By Joyce DiMascio

Bruce Keebaugh doesn’t mince words – and nor should he. He’s given Melbourne some of its most luxe hospitality, business events and weddings through The Big Group’s exquisite portfolio of venues and event services – but we caught him on a bad day.

Had we spoken to him the day before, his disposition would have been more upbeat and optimistic, he says.

It’s the morning after Victorian premier Dan Andrews’ media conference at which he announced a 26-year-old Melbourne quarantine hotel staffer had tested positive – re-triggering a plethora of safety, tracking, testing and quarantine measures across the country.

While Melbourne is not a declared hotspot, the implications for day-to-day hospitality operations right now, and the restart of business events down the track, are frustrating.

And yes, the see-saw of madness created by the pandemic and the risk-averse responses from our governments continue to pound business events and most of all – business confidence.

Reflecting on the ups and downs, the highs and lows, the optimism and despair – Keebaugh said regretfully – “We’re back down the rat hole.”

And so is the plight of our sector. Every day is a lottery. Any day, any time you could be down a path with clients, and all of a sudden there is a diagnosis and we’re back to dealing with cancelations, adjusting allowable numbers, distancing and also mask-wearing.

While they’ve adjusted to the volatility – it’s the destruction of business confidence that worries Keebaugh most. And this diminishing confidence is also spreading to the consumer market, he says.

The Big Group has relocated its head office to The Commons – a beautiful inner-city series of outdoor spaces that have become a hospitality retail revenue source for the company.

“We’ve moved the business into retail directly to the public – and we’re very proud of what we’ve achieved at The Commons, but 75 per cent of our revenue came from business events – and this has all gone,” he said.

The hospitality arm of The Big Group is gearing up for the Australian Open (AO) with a series of special installations at venues including Glasshouse where he hopes to roll out the AO Chefs Series.

Keebaugh said that the government and health authorities’ risk-averse approach has been good for Australia, but it is devastating for the industry.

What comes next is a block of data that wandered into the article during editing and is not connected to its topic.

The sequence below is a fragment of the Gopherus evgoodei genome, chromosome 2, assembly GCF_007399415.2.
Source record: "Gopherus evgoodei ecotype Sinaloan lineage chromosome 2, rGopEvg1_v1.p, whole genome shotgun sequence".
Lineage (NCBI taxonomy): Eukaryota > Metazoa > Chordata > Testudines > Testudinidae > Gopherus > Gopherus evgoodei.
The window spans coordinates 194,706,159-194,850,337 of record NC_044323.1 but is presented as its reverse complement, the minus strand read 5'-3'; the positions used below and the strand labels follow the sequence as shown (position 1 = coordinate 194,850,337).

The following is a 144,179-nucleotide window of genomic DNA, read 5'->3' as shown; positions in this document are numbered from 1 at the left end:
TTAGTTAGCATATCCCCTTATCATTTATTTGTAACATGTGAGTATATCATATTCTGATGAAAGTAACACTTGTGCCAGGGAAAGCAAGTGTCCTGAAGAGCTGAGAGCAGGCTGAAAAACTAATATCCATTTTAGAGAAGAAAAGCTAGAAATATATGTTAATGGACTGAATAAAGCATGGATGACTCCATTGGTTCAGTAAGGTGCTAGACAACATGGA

The company stood down most of its staff last year so they could be paid their long service and other entitlements. It was a strategy designed to reduce outlays and preserve the business.

He is scathing about both state and federal government saying they have delivered no significant support to the hospitality and business events sector.

“JobKeeper has been just a social security service delivered for the federal government,” he said.

He wants the Victorian and federal governments to provide an extension to assistance beyond March to help businesses in sectors like ours stay open.

“We need real support. The current federal government $50 million funding package and the $100 million outdoor dining program of the Victoria state government were misdirected.”

His other major concern is the skills drain.

“People are leaving the industry in droves – there’s an enormous skills loss,” he said.

“There is no upside to any of this.”

Bruce and his wife Chyka are a resilient duo and they have delivered Melbourne so much of its most creatively styled and delivered events. And venues. Uber chic, cool, edgy.

They are pure Melbourne. The essence of it. Their conversion of The Commons within The Ormond Collective has shown their talent again as they’ve given Melbourne another gorgeous place – but we want their venues and their business to thrive again and be home to business events once more.

Note: Among the venues in the Big Group are: Luminare, The Glasshouse, Myer Mural Hall, Ormond Collective, The Eatery. They are also major hospitality providers to Melbourne’s biggest public events.